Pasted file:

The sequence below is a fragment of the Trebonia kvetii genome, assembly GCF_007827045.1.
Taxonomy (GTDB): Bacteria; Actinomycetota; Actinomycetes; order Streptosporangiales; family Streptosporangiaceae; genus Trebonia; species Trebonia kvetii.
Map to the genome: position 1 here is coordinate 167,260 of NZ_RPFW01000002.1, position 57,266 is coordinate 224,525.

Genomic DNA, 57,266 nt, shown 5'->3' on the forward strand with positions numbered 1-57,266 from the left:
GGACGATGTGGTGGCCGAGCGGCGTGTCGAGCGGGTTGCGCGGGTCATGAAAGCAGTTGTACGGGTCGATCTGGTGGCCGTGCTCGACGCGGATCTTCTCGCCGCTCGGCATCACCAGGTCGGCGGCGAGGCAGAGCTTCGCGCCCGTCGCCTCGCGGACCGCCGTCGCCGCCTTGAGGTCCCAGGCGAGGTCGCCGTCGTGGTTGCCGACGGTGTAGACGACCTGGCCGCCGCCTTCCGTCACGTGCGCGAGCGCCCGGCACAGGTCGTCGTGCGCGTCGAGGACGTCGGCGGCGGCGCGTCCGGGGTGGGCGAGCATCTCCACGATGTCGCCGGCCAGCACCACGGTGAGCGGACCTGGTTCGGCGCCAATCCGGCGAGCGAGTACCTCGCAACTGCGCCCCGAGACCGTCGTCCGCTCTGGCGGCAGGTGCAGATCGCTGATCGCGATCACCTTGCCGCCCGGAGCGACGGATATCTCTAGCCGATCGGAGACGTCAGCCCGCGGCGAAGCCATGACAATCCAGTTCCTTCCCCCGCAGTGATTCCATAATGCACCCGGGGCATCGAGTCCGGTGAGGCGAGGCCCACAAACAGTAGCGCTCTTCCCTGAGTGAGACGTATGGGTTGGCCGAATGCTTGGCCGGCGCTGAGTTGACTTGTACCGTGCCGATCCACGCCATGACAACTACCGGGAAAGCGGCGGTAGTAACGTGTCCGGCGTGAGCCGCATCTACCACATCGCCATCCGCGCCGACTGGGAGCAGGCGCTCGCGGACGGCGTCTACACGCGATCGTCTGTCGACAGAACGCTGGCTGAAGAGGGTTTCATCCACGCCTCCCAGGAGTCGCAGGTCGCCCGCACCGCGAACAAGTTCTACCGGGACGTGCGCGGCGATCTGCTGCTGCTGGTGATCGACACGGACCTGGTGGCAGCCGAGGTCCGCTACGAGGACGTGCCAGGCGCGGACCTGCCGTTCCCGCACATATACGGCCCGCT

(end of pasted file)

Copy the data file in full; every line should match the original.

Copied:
The sequence below is a fragment of the Trebonia kvetii genome, assembly GCF_007827045.1.
Taxonomy (GTDB): Bacteria; Actinomycetota; Actinomycetes; order Streptosporangiales; family Streptosporangiaceae; genus Trebonia; species Trebonia kvetii.
Map to the genome: position 1 here is coordinate 167,260 of NZ_RPFW01000002.1, position 57,266 is coordinate 224,525.

Genomic DNA, 57,266 nt, shown 5'->3' on the forward strand with positions numbered 1-57,266 from the left:
GGACGATGTGGTGGCCGAGCGGCGTGTCGAGCGGGTTGCGCGGGTCATGAAAGCAGTTGTACGGGTCGATCTGGTGGCCGTGCTCGACGCGGATCTTCTCGCCGCTCGGCATCACCAGGTCGGCGGCGAGGCAGAGCTTCGCGCCCGTCGCCTCGCGGACCGCCGTCGCCGCCTTGAGGTCCCAGGCGAGGTCGCCGTCGTGGTTGCCGACGGTGTAGACGACCTGGCCGCCGCCTTCCGTCACGTGCGCGAGCGCCCGGCACAGGTCGTCGTGCGCGTCGAGGACGTCGGCGGCGGCGCGTCCGGGGTGGGCGAGCATCTCCACGATGTCGCCGGCCAGCACCACGGTGAGCGGACCTGGTTCGGCGCCAATCCGGCGAGCGAGTACCTCGCAACTGCGCCCCGAGACCGTCGTCCGCTCTGGCGGCAGGTGCAGATCGCTGATCGCGATCACCTTGCCGCCCGGAGCGACGGATATCTCTAGCCGATCGGAGACGTCAGCCCGCGGCGAAGCCATGACAATCCAGTTCCTTCCCCCGCAGTGATTCCATAATGCACCCGGGGCATCGAGTCCGGTGAGGCGAGGCCCACAAACAGTAGCGCTCTTCCCTGAGTGAGACGTATGGGTTGGCCGAATGCTTGGCCGGCGCTGAGTTGACTTGTACCGTGCCGATCCACGCCATGACAACTACCGGGAAAGCGGCGGTAGTAACGTGTCCGGCGTGAGCCGCATCTACCACATCGCCATCCGCGCCGACTGGGAGCAGGCGCTCGCGGACGGCGTCTACACGCGATCGTCTGTCGACAGAACGCTGGCTGAAGAGGGTTTCATCCACGCCTCCCAGGAGTCGCAGGTCGCCCGCACCGCGAACAAGTTCTACCGGGACGTGCGCGGCGATCTGCTGCTGCTGGTGATCGACACGGACCTGGTGGCAGCCGAGGTCCGCTACGAGGACGTGCCAGGCGCGGACCTGCCGTTCCCGCACATATACGGCCCGCT